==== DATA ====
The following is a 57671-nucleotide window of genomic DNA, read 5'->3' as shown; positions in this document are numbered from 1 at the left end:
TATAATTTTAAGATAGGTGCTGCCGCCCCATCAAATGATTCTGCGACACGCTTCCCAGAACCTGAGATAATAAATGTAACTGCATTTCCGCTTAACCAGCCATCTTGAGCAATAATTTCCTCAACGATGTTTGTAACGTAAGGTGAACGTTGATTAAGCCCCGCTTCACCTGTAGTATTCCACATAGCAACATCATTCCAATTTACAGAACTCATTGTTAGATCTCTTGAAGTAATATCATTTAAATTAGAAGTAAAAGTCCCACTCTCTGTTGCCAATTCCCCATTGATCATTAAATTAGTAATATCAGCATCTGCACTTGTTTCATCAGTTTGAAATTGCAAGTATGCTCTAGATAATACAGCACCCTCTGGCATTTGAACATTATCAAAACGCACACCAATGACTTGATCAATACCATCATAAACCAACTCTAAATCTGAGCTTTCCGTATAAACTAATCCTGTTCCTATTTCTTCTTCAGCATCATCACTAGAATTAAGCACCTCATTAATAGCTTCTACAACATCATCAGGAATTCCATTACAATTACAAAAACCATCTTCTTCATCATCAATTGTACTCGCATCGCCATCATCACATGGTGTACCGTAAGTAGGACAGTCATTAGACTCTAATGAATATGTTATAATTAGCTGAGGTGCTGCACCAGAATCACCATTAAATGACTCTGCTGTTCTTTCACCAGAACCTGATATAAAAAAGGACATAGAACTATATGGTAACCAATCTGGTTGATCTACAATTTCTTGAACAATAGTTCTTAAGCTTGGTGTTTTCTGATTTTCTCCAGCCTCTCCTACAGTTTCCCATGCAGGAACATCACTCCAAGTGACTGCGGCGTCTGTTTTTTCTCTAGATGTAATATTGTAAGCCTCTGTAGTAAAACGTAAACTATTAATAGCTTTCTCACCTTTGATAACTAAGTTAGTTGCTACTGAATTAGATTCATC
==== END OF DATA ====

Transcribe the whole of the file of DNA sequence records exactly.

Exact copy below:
The following is a 57671-nucleotide window of genomic DNA, read 5'->3' as shown; positions in this document are numbered from 1 at the left end:
TATAATTTTAAGATAGGTGCTGCCGCCCCATCAAATGATTCTGCGACACGCTTCCCAGAACCTGAGATAATAAATGTAACTGCATTTCCGCTTAACCAGCCATCTTGAGCAATAATTTCCTCAACGATGTTTGTAACGTAAGGTGAACGTTGATTAAGCCCCGCTTCACCTGTAGTATTCCACATAGCAACATCATTCCAATTTACAGAACTCATTGTTAGATCTCTTGAAGTAATATCATTTAAATTAGAAGTAAAAGTCCCACTCTCTGTTGCCAATTCCCCATTGATCATTAAATTAGTAATATCAGCATCTGCACTTGTTTCATCAGTTTGAAATTGCAAGTATGCTCTAGATAATACAGCACCCTCTGGCATTTGAACATTATCAAAACGCACACCAATGACTTGATCAATACCATCATAAACCAACTCTAAATCTGAGCTTTCCGTATAAACTAATCCTGTTCCTATTTCTTCTTCAGCATCATCACTAGAATTAAGCACCTCATTAATAGCTTCTACAACATCATCAGGAATTCCATTACAATTACAAAAACCATCTTCTTCATCATCAATTGTACTCGCATCGCCATCATCACATGGTGTACCGTAAGTAGGACAGTCATTAGACTCTAATGAATATGTTATAATTAGCTGAGGTGCTGCACCAGAATCACCATTAAATGACTCTGCTGTTCTTTCACCAGAACCTGATATAAAAAAGGACATAGAACTATATGGTAACCAATCTGGTTGATCTACAATTTCTTGAACAATAGTTCTTAAGCTTGGTGTTTTCTGATTTTCTCCAGCCTCTCCTACAGTTTCCCATGCAGGAACATCACTCCAAGTGACTGCGGCGTCTGTTTTTTCTCTAGATGTAATATTGTAAGCCTCTGTAGTAAAACGTAAACTATTAATAGCTTTCTCACCTTTGATAACTAAGTTAGTTGCTACTGAATTAGATTCATC